Cowgirl Anjlee



Wind and grass and the salt and vinegar smell of open crisp packets. Scattered trees and shrubs and windhowls storming in through the open car windows. Mirage lakes forming ahead on the hot and grey tarmac. Car movements making Anjlee’s toes swing ever so slightly and they rub against my jeans and I feel the jeans tickle my leg hairs and this is satisfying. Blue sky, almost no clouds, fire-sun screaming over everything. The car smashing through the windhowls.

It’s an empty stretch. We are past Voi and Mtito Andei, shaking off Mombasa disco. This is not the holiday season so the traffic is thin. For the moment, ours is the only car on the road. Brown shrubby hills and Tsavo anthills left and right, swaying green grass and shimmering yellow grass left and right. It’s just us.

He is driving and she is sleeping in the front passenger seat. At the back it’s me and Anjlee.

Out of nothing:

“I think about wild cows, birds and bees,” I say.

Anjlee’s hair is long, black, shiny, healthy and thick. It dances wavy baby around her head. I want to eat her hair.

“What are you talking about?” she asks.

“About bones, skulls, horns.”


I want to move my face in wind-blown hair (and let hair scratch my face softly and let hair come to my lips like very thin and very slippery black spaghetti). I want to throw my face into her like the way my dog Timmy does, snout first into the mud around where his favourite bones are hidden.

Anjlee throws her black hair away, trying to control wind and speed.

“And birds and bees?” she asks.

“I mean these are dead cows. I have their story,” I say.

“I think they are dead zebras,” she says.

Watch her turn. I say watch her throw the black hair away and show that Gujurati brown face. Call it brown, chocolate, shade of the cacao growing in deep Cote D’Ivoire jungle; call it the colour of the roasted nuts in her grandmother’s Porbandar bhel; brown sucrose; the colour of the inner bark of the one leafed acacia. This is a face I can eat and it will taste like Madagascan vanilla.

“Twisting and funnelling horns, bones of face,” I say.

The car speeds past wildlife skeletons, white bone stuff. The grass looks blurred close up. Our eyes can remain only half open in the force of the half-blinding wind.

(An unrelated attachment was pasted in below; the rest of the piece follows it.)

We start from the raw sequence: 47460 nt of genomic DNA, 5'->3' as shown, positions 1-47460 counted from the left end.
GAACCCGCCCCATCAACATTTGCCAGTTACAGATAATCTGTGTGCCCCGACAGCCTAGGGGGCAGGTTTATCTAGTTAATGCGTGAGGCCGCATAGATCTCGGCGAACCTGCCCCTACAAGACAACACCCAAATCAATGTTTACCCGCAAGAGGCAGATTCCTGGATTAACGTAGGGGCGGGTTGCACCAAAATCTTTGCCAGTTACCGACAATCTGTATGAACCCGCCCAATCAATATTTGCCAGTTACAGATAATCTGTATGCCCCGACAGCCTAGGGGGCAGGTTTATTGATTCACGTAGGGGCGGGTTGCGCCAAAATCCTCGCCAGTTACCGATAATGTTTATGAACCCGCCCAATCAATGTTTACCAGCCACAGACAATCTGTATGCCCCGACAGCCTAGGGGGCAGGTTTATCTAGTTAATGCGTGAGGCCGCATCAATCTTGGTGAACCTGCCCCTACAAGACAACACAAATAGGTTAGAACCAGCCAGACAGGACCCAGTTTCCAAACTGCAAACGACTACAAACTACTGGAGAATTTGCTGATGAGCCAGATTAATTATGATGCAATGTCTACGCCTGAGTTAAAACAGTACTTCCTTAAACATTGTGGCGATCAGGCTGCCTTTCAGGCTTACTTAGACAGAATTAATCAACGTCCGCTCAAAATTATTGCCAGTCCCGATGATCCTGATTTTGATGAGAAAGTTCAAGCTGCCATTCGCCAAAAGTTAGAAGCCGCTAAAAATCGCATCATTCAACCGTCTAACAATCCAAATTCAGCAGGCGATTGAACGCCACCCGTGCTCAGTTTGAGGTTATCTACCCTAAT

“You see, not cows” she says

In the back seat, our talk makes us align diagonally towards each other like an incomplete V.

“Why is this road empty? It’s only our car here and I know why,” I say.

“What’s with the birds and bees thing?” She says.

“That was just for effect. I didn’t know what to tell you. You know, to start off things.”

“Start off things?”

Yes, it started when he swept you off your feet and I became jealous. This was at the car park at Nyali Cineplex. He bent suddenly but smoothly and put one arm on your back and hooked the other around your back knee and swept you off your feet. Then you put your arms around his neck. I still see your mid-air horizontal pose in his arms. It was clear this was the first time it had happened to you and you were pleasantly surprised, weren’t you? And he was not even your boyfriend. And neither was I but I had no idea you could be swept off your feet.

“Have you ever seen a large crowd of cows, something epic, like those wildebeest migration things, in front of you and approaching?” I ask.

“That’s how things start off?” she asks.

“By the way I love you,” I say.

“Ok, you’re weird,” she says.

I watched you on the night beach yesterday. New Year’s night. The four of us were sitting on the sands and your phone rang. You walked away and to the edge of shore-lapping Indian Ocean. The tide was low, the fireworks joined the stars in the sky, there was a twinkling ship on the horizon and your boyfriend was wishing you Happy New Year. Even though he was not there on the sands.

Earlier on, before we headed for the party and the movie, we were on the bed in your hotel room, all dressed up. You in some flower skirt and I have to tell you your legs are beautiful, just beautiful, and I was in simple trouser and shirt and you were doing a book of puzzles and I joined in. We were sitting on the bed, our heads looking down at the puzzle book. After a minute you looked at me and told me my aftershave smelled good. She caught the whole thing on video-camera. I was so caught up in that moment I didn’t know she was sitting on the chair opposite us, video-tapping.